The first episode of Jessica Jones doesn’t go public until November 20th but I can’t hold it in. Marvel is taking it up a notch and putting it into High Queer. Yes. Queer!
Marvel and Netflix dropped a bomb on New York Comic Con on Sunday when they offered up a surprise screening of the entire first episode of the highly anticipated Jessica Jones series. It was also confirmed that the new show gives the Marvel Cinematic Universe its first lesbian character – attorney Jeri Hogarth played by Carrie-Anne Moss.
Moss, who probably remains best known for her work in The Matrix films, is playing a gender-swapped version of the male character Jeryn Hogarth from the Marvel comic books.
Hogarth is a high-powered lawyer who hires the titular Jessica (a super-humanly strong private eye) to serve a subpoena to a heavily guarded club owner.
While the women discuss the job during a late-night phone-call, a young woman slinks up behind the glamorous Jeri and begins nuzzling and nibbling her neck.
Just a few scenes later, we find out that this encounter is an affair, and that Jeri’s cheating on her female partner.
Later in the episode, Jessica is in need of cash and, after dark, drops in to see Trish. Neither character says it outright, but the brief interaction heavily implies that they used to be a romantic item.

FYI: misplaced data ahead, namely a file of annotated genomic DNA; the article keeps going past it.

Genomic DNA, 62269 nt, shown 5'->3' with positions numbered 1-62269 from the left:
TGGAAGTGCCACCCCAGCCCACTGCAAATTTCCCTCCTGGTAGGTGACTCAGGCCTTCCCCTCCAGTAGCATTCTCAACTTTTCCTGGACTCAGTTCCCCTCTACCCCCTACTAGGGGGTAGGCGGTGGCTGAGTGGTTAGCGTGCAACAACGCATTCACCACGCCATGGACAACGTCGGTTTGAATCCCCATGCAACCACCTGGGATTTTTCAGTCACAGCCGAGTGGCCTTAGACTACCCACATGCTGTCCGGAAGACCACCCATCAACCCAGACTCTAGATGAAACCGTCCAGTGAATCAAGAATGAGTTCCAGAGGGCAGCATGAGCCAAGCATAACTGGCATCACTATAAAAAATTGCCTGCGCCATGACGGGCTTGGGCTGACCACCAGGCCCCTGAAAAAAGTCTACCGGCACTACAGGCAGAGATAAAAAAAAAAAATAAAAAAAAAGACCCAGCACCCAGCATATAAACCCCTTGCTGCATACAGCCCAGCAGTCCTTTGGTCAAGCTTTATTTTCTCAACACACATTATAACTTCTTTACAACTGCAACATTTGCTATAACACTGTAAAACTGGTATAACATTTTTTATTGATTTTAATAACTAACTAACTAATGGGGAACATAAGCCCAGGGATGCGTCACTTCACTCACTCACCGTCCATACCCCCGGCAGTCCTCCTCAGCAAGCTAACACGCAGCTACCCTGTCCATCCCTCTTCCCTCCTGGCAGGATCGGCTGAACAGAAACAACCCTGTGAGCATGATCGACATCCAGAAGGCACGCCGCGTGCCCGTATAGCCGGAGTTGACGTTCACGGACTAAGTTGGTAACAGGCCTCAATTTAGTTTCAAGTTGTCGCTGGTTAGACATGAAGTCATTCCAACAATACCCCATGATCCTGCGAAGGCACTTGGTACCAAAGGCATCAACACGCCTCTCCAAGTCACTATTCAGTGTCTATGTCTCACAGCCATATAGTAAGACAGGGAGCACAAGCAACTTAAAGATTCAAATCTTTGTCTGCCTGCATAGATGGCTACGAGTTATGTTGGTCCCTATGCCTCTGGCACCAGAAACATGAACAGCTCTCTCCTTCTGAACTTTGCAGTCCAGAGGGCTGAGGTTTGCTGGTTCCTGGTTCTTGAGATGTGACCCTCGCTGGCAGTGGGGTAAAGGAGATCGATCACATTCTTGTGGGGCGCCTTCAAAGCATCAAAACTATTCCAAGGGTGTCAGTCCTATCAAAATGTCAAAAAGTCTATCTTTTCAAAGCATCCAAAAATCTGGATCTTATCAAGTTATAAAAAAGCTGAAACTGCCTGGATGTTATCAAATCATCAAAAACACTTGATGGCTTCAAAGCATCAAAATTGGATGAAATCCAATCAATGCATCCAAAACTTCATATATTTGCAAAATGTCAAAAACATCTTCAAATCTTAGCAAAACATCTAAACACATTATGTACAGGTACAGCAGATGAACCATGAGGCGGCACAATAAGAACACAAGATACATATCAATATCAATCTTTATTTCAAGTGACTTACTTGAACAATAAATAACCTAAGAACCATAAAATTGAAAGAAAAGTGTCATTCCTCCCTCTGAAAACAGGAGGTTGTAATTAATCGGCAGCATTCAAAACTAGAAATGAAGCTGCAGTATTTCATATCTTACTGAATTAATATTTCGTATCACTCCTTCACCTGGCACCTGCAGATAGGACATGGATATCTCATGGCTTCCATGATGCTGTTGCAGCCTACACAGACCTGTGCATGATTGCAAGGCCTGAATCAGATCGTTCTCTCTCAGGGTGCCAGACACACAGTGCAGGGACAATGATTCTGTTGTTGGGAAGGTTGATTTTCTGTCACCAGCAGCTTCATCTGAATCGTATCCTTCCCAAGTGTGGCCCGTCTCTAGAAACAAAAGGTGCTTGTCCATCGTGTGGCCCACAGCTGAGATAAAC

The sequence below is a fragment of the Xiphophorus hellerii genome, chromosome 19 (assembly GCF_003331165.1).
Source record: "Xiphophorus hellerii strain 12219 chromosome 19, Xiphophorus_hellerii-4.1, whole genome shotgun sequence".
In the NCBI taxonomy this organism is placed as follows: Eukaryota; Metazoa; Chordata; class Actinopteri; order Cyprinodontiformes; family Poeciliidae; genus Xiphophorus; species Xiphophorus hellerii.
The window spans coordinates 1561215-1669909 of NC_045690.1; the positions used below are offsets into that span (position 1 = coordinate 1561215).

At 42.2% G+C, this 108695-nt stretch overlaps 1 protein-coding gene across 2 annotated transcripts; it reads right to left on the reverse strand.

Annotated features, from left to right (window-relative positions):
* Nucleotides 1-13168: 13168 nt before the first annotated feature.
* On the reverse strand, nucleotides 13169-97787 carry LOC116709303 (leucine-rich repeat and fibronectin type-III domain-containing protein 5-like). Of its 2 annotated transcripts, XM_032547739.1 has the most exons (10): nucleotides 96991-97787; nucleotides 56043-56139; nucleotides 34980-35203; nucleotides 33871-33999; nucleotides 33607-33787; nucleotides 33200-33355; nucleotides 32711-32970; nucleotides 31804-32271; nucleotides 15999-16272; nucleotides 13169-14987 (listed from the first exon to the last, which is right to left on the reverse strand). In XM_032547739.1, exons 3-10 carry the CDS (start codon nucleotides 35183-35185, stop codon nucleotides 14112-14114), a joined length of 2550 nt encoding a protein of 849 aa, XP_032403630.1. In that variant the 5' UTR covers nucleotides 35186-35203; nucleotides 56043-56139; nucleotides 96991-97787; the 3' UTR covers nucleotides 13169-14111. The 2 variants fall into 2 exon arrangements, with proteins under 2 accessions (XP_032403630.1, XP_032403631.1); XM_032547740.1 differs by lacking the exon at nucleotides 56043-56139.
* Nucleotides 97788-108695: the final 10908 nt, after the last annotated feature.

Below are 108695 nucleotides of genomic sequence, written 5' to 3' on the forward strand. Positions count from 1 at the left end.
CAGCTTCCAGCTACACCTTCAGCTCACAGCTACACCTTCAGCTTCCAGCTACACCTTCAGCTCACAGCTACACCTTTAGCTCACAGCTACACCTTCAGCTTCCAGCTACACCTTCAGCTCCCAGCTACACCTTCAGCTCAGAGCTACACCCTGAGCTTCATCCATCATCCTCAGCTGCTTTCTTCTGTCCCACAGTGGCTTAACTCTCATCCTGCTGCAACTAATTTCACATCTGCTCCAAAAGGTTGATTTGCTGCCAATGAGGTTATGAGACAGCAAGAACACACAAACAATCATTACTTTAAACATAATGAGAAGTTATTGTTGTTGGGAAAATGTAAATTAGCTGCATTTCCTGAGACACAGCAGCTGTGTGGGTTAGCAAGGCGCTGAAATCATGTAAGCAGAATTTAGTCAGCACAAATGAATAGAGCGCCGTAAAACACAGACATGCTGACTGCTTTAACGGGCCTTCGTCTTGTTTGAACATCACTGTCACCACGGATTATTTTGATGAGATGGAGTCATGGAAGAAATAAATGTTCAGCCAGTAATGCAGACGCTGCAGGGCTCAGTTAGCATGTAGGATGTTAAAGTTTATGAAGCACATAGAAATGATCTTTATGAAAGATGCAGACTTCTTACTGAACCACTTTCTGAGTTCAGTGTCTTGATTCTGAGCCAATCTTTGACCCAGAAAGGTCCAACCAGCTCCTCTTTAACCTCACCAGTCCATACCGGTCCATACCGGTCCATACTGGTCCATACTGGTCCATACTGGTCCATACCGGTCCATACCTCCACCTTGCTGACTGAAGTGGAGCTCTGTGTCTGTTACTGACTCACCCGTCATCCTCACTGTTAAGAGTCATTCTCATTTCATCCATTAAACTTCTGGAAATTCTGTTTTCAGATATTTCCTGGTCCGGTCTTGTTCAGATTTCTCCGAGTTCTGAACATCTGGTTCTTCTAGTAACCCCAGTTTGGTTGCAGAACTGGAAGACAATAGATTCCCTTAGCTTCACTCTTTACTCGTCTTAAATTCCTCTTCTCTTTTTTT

There’s talk of how Jessica used to discuss her most closely guarded emotional struggles until she pushed Trish away, there’s a palpable and melancholy attraction in their gazes, and there’s a sweet surrender to financial kindness on Trish’s part that is usually reserved for concerned former lovers.
This is seen as a big deal, considering that every Marvel movie thus far has featured a white straight male lead.
To date, the Marvel Cinematic Universe has never shown us openly gay women. Indeed, the only depictions of non-straight characters in Marvel’s shared universe have been a recent episode of Agents of S.H.I.E.L.D. that reveals a bit player to be gay and a regrettable, Blu-Ray-only short feature that shows Sam Rockwell’s Iron Man 2 villain alluding to having sex in prison.
Unlike those minor beats, Jessica Jones‘s queer relationship scenes are clearly integral to the internal lives of major characters, and are not played for laughs or for shock value. They’re sad, sweet, and subtle.
A Netflix series, of course, is a far leap away from a blockbuster film, but still, progress.
The new show is also raising eyebrows over its frank portrayal of sex in general, especially noting that Marvel TV and movies are generally pretty sexless.
Jessica Jones hits Netflix on Nov. 20.